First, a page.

WS Reliable Messaging creeps forward
Two standards, one year, little progress
One year after BEA, IBM, Microsoft and Tibco (BIMT) published a draft specification for WS Reliable Messaging - hot on the heels of a rival spec from an Oracle, Sun, Sonic, Fujitsu, Hitachi and NEC consortium - the question is this: has any progress actually been made, asks Bloor Research analyst Peter Abrahams.
WS Reliable Messaging describes a protocol that allows messages to be delivered reliably between distributed applications in the presence of software component, system, or network failures. Its rival - WS Reliability - addresses the same problem. The latter was published in January, offered to OASIS in February, and now faces the scrutiny of a new technical committee.
This month, BIMT published an updated version of its work. Amendments are based on the feedback from a workshop last July and a further interoperability workshop in October.
So, twelve months on, what's new? Unfortunately, it's difficult to say because there is no document that lists the changes. The difference between original and amended specs seems negligible.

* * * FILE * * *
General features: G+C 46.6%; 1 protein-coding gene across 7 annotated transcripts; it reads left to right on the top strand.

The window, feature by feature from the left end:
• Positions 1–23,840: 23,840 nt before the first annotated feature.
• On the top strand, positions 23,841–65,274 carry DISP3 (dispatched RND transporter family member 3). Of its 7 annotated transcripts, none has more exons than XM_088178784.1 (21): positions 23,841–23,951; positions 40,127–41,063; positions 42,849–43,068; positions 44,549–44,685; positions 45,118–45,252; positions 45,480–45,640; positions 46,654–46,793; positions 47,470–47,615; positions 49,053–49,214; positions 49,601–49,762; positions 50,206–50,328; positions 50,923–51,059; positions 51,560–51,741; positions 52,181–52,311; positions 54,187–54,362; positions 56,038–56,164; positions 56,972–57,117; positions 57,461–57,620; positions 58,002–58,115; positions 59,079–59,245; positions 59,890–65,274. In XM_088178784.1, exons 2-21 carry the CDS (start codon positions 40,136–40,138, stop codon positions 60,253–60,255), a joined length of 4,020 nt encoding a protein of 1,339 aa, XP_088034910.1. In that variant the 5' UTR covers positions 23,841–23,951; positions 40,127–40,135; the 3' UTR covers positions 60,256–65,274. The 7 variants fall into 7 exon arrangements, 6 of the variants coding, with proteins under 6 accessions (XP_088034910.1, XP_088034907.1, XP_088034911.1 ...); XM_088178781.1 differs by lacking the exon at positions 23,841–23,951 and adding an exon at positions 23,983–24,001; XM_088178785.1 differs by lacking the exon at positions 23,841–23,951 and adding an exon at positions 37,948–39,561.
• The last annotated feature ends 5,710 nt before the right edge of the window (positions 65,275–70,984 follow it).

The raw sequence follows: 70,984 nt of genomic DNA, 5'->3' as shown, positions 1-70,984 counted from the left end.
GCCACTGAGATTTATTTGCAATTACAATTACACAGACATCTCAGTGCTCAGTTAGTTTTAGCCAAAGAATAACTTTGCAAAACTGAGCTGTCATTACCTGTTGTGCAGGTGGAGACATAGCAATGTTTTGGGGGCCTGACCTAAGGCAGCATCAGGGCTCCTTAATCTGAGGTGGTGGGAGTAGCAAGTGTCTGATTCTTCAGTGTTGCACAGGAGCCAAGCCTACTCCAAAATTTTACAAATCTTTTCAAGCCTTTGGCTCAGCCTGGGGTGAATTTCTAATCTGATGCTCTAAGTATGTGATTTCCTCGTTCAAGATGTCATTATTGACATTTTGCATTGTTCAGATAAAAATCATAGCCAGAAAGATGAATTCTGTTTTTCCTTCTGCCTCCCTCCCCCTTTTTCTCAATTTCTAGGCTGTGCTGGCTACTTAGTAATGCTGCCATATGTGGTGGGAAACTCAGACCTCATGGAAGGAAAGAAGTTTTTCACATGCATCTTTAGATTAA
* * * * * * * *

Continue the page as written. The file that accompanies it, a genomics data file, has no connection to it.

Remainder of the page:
Some of the terminology has changed: for example in 2003 the original sender of a message was called 'RM Source'; in 2004 it has become 'Sender'. This is hardly earth-shattering, but probably reflects a level of generalisation which will allow different messaging protocols to work together. That aside, the general architecture and message flows seem to be identical.
So, has the wait been worth it? Well, the validation was useful and the interoperability testing proved that the specification is robust. However, the fact remains that there are still two competing specifications. The intervening year has simply seen both even more firmly entrenched.
The competing specifications are not hugely different. In reality, they share the same provenance, and it would hugely benefit the industry as a whole if they came together. BIMT includes IBM and Microsoft so they have the commercial clout to make their specification the de facto standard. Nevertheless, BIMT have yet to say when, or even if, they will propose the specification to a standards body.
It's imperative that BIMT do this as quickly as possible so that a single standard can be agreed. The great strides that have been made because of the base web services standards (SOAP, WSDL, XML and UDDI), show that single standards are good for everyone in the medium term and conflicting standards would be disastrous in the long term.
Sponsored: Becoming a Pragmatic Security Leader